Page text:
Hidden behind the bustling crowds of Oxford Street, is a peaceful gallery that boasts beautiful and thought-provoking installations. The Photographers’ Gallery was founded in 1971 by Sue Davies, and was the UK’s first public gallery dedicated to photography. The work of the gallery helped to champion photography’s place in the world of mainstream art. The gallery was so influential that Sue Davies was awarded an OBE in 1991. 50 years on from its opening, the gallery is still displaying influential and important photographic pieces.
Currently the gallery is displaying two temporary exhibitions. The top two floors display the Deutsche Börse Photography Foundation Prize 2021 nominees. This features four international photographers who have produced outstanding bodies of work, this year’s nominees include: Poulomi Basu, Alejandro Cartagena, Cao Fei, and Zineb Sedira (pictured above by author). All of the works are poignant pieces that relate to current challenges facing our world today. Sedira’s instillation is an immersive project that tackles themes of identity, culture, gender, and the environment. She presents a recreation of her living room, creating an archive of cross-generational and cross-cultural photographs and memorabilia, creating a moving and intimate experience.
Basu’s room displays photos and videos to uncover the violent conflict between the People’s Liberation Guerilla Army and the Indian State. The combination of dark landscapes, portraits, and violent scenes create an impactful statement about a conflict which has been largely unreported. Cartagena’s room is based on his book A Small Guide to Homeownership, which explores urban and social landscapes, warning of the issues of gentrification in Mexico. The final nominee, Fei, uses photography and videography to imagine a dystopian, computerised world where people can be uploaded to have ‘digital souls’. All of these pieces take you to a new realm of ideas and emotions - they offer visitors a respite from the busy streets of central London, with a place to reflect on different cultures and issues facing today’s societies.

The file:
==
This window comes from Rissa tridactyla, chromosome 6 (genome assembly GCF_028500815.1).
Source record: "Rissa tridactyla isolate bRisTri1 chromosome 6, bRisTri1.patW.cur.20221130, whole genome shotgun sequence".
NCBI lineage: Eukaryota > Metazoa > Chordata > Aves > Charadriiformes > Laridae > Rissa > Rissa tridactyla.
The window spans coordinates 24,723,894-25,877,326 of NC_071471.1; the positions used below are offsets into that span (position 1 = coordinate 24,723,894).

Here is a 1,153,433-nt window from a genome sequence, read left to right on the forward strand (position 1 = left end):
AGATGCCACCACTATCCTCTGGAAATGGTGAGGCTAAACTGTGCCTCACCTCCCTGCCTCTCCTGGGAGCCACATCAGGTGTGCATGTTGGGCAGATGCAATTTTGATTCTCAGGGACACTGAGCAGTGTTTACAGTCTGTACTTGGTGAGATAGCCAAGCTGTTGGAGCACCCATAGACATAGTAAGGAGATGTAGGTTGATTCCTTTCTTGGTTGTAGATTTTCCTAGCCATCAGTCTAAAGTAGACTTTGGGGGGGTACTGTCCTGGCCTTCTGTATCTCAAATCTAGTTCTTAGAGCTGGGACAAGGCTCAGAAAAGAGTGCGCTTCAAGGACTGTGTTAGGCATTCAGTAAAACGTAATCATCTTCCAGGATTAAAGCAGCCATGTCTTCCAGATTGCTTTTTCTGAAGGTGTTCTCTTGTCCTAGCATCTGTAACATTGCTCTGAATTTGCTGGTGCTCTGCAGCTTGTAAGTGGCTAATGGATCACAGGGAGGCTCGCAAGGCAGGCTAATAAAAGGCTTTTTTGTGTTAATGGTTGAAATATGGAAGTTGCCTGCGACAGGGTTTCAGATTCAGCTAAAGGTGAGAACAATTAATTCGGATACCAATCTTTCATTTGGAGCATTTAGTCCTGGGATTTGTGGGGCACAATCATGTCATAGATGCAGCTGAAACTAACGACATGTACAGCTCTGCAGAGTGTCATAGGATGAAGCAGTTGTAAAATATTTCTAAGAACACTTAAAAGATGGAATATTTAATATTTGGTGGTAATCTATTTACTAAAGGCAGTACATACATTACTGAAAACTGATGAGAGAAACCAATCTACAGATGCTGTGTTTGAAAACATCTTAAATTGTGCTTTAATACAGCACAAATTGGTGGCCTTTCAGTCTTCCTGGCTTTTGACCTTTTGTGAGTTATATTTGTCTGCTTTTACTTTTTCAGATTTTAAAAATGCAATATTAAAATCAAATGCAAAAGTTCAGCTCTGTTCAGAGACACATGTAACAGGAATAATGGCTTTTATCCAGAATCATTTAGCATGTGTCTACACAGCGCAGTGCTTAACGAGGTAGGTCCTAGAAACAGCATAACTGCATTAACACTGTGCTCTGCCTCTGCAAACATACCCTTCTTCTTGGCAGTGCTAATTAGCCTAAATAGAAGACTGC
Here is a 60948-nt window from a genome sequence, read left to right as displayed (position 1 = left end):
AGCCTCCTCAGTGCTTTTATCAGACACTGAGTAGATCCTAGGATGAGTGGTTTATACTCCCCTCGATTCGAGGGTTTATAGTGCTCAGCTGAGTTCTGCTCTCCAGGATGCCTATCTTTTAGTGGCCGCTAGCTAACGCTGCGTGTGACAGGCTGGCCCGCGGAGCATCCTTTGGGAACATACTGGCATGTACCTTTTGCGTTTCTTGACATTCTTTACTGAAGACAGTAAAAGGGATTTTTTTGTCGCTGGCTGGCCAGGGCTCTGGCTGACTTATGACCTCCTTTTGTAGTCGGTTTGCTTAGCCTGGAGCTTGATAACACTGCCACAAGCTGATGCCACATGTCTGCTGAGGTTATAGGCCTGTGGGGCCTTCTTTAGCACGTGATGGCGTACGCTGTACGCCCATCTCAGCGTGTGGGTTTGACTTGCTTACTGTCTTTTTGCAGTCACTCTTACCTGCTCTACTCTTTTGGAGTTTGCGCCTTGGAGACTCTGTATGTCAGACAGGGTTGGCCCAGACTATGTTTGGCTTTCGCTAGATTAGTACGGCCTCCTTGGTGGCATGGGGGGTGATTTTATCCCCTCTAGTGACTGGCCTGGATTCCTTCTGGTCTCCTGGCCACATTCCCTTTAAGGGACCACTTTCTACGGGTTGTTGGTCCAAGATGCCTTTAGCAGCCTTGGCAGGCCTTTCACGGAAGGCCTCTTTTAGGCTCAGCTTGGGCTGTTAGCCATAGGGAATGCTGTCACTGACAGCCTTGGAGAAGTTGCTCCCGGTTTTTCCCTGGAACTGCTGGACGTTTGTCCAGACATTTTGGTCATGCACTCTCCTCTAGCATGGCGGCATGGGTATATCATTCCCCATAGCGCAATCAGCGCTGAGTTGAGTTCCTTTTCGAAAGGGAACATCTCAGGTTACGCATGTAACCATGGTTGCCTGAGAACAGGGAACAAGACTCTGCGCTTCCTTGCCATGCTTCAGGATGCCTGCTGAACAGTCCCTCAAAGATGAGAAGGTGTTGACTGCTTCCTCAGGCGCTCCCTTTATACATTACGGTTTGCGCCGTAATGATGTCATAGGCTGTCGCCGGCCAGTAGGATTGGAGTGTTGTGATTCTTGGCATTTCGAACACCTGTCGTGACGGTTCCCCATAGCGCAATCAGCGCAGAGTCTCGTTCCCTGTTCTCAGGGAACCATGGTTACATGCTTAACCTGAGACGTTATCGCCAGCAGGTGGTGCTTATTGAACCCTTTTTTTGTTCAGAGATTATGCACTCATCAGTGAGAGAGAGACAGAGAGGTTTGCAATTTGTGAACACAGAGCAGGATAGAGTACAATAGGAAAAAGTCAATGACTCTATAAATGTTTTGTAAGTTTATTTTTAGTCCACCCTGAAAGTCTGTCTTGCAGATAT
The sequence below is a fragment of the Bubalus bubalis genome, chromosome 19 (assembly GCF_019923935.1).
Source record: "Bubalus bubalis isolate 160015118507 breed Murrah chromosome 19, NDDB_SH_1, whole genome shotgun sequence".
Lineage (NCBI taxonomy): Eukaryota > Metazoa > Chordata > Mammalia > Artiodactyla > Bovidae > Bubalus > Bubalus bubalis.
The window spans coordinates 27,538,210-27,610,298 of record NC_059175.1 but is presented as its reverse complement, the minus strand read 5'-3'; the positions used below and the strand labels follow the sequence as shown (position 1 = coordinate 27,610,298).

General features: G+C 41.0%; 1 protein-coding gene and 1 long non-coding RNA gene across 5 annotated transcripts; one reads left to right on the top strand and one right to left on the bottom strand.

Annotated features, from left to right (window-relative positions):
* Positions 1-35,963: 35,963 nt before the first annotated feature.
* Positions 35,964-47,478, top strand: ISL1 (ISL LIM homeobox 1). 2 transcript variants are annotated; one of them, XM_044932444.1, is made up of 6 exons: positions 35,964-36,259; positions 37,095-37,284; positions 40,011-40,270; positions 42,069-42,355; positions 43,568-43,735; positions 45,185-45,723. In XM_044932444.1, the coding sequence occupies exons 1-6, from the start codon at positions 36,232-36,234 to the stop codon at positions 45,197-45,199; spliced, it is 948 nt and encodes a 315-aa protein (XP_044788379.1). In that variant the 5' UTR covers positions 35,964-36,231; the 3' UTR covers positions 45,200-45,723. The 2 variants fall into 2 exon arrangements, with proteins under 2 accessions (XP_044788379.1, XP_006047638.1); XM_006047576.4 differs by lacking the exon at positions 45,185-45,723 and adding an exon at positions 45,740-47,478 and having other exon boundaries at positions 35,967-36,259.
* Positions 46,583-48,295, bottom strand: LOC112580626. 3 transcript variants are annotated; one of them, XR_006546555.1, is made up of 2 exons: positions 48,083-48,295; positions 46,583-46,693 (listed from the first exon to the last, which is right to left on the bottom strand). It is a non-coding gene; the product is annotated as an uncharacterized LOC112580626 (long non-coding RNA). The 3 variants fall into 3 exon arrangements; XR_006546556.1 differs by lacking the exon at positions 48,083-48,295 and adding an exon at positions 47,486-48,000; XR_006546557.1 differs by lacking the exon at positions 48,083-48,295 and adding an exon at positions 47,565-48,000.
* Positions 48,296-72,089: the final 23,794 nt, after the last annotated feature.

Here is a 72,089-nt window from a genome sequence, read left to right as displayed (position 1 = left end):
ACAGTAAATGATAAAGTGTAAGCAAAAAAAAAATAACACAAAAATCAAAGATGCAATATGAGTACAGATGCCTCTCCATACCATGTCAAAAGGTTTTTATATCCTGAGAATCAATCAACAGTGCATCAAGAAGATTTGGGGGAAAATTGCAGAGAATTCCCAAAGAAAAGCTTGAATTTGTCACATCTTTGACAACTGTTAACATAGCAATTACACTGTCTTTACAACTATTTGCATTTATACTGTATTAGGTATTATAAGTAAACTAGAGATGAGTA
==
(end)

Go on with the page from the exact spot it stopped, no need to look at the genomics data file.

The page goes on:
The second floor is currently dedicated to a temporary exhibition “The Picture Library”, which uses the archives of The Guardian newspaper to explore the importance of photography in the media. The first room of the exhibition tells the history of print photographs in The Guardian along with a video introducing the exhibition. When entering the second room we find two rows of photos snaking around the entire room. In this room famous events are set alongside the unfamiliar photos. By tracing the photos around the room, we are reminded of clips of recent history, from the election of Tony Blair, to coverage of children born with thalidomide, to two players celebrating a goal during a football match. As some of the photos in the exhibition were archived during the early 20th Century, the exhibition has included updated captions, helping to explain the events and replacing outdated language. This exhibition offers viewers a glimpse into the past, by recalling significant news reports and using poignant photos to help visitors engage with the past and understand the impact of photography in journalism.
The Photographers’ Gallery is the perfect place to pause, and consider the many different topics that photography brings us. Whether current affairs or personal reminiscence, The Photographers’ Gallery is a space to slow down and engage with your thoughts and emotions. If you ever need an escape from the hectic life that exists on Oxford Street, take a stroll through The Photographers’ Gallery, and enjoy the peace that can be found here.
The Photographers’ Gallery is open Tuesday - Saturday, 10.00-18.00, and Sunday, 11.00-18.00. Admission is £5, or £2.50 with concessions. It is located on 16-18 Ramillies Street, London, W1F 7LW.
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Matilda Davis (she/her) is currently completing her master’s degree in Museum Studies. She has volunteered in many archives and museums, most recently at Whitehall Historic House where she helped to curate a temporary exhibition. Her ambition is to work in exhibition curation, and is excited to embark on work in the heritage sector.
Follow Matilda on Twitter: @MatildaWDavis